Wednesday, October 16, 2013


Ireland’s last home international, the defeat against Sweden, petered out in an series of aimless punts so it was refreshing to see a team determined to get the ball down and pass it around.

Kazakhstan’s defensive tactics gave them plenty of time and space in possession as the visitors sat off, packing out the area in front of their goal instead. It gave Ireland ample opportunity to move the ball out of defence with the back four, James McCarthy and Darron Gibson (later Glenn Whelan) all linking well.

McCarthy in particular seemed to thrive given the opportunity to put his stamp on the game and while not perfect, this was another night where the youngster grew in international confidence.

Apart from some hurried clearances from David Forde, there were few long balls out from the back. When Richard Dunne did try one early in the second half, it seemed to catch the Kazakh defence off guard and very nearly led to a goal for Robbie Keane.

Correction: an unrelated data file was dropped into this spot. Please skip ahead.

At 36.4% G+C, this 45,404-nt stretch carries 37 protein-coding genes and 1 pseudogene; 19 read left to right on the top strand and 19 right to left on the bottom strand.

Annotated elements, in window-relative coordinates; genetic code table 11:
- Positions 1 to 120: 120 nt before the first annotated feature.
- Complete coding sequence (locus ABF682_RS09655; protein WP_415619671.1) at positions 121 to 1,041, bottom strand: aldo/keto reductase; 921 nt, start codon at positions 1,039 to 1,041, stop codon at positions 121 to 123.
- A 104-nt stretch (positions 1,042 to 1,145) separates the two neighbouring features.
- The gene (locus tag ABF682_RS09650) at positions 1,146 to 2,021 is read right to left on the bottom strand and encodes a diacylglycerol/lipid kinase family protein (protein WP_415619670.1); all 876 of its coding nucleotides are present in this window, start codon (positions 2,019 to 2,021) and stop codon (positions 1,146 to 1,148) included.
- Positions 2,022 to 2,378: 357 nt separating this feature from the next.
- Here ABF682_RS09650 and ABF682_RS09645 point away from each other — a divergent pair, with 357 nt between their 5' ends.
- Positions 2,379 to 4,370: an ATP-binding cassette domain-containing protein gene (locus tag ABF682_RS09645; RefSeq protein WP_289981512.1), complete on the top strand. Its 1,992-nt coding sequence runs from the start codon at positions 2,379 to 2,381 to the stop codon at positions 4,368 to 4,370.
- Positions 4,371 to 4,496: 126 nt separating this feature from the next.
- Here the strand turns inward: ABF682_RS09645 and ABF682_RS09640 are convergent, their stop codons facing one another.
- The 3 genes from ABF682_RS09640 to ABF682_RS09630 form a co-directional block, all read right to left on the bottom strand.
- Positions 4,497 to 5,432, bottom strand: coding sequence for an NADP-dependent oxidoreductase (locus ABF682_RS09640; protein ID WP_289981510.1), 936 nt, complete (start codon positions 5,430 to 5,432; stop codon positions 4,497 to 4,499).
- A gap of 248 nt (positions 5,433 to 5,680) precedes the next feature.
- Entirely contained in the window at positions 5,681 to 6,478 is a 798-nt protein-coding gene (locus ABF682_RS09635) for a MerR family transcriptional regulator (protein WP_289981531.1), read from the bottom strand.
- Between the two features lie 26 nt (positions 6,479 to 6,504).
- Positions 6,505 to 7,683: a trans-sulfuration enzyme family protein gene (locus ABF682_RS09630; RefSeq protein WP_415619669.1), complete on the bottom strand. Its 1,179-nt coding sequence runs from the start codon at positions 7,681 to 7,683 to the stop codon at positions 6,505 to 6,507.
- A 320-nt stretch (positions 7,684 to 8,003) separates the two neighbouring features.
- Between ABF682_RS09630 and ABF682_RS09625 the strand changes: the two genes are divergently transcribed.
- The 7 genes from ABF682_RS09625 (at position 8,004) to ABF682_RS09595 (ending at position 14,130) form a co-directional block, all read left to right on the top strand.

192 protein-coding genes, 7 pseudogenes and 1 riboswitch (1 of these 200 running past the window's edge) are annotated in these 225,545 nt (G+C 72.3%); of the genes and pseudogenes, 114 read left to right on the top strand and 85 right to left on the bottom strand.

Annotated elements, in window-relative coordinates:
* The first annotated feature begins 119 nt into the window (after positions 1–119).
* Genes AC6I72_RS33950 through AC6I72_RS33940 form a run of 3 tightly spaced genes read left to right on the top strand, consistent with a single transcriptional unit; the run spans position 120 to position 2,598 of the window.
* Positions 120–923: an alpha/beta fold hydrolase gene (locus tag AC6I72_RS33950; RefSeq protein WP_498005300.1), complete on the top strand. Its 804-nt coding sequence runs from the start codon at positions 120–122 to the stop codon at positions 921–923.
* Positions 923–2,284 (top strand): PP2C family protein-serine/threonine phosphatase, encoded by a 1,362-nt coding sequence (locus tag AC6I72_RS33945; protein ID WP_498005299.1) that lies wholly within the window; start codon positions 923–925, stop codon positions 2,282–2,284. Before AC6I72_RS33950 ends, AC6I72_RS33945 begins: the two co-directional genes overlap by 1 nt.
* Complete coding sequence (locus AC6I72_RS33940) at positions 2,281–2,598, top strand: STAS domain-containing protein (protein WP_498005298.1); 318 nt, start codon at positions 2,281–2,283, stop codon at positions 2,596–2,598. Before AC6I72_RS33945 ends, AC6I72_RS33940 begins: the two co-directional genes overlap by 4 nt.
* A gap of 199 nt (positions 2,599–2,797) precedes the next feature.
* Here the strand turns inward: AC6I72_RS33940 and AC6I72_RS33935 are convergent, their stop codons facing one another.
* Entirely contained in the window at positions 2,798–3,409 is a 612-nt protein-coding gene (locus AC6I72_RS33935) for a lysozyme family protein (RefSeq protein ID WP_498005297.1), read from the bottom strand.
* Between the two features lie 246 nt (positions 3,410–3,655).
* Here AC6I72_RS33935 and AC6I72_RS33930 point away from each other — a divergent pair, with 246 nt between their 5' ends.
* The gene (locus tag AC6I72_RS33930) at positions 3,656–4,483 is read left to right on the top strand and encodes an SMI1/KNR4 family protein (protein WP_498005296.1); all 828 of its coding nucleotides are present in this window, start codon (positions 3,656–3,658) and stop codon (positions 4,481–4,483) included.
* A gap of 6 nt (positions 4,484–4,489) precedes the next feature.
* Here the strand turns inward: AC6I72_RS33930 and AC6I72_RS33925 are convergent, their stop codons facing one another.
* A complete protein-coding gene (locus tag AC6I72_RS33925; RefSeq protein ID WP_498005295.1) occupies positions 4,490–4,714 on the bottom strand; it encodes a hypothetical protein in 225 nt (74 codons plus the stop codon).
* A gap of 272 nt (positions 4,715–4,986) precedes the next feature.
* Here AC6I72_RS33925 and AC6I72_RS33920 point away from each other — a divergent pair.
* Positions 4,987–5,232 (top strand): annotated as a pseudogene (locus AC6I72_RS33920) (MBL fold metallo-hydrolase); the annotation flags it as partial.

… but there was a worrying lack of cutting edge

For all of their dominance in possession, Ireland created very few clear-cut chances to trouble Sidelnikov beyond the three goals. Noel King’s decision to go with Anthony Stokes and Kevin Doyle at the expense of more recognised wingers led to a narrowness in attack that played into Kazakhstan’s hands.

Seamus Coleman did his best to push on in support and was Ireland’s best wide outlet for long periods but on the other side, Marc Wilson was much more conservative. Stokes grew into the game in the second half but lacked end product, often turning back onto his stronger right foot which cost him valuable seconds and allowed the Kazakhs to regroup.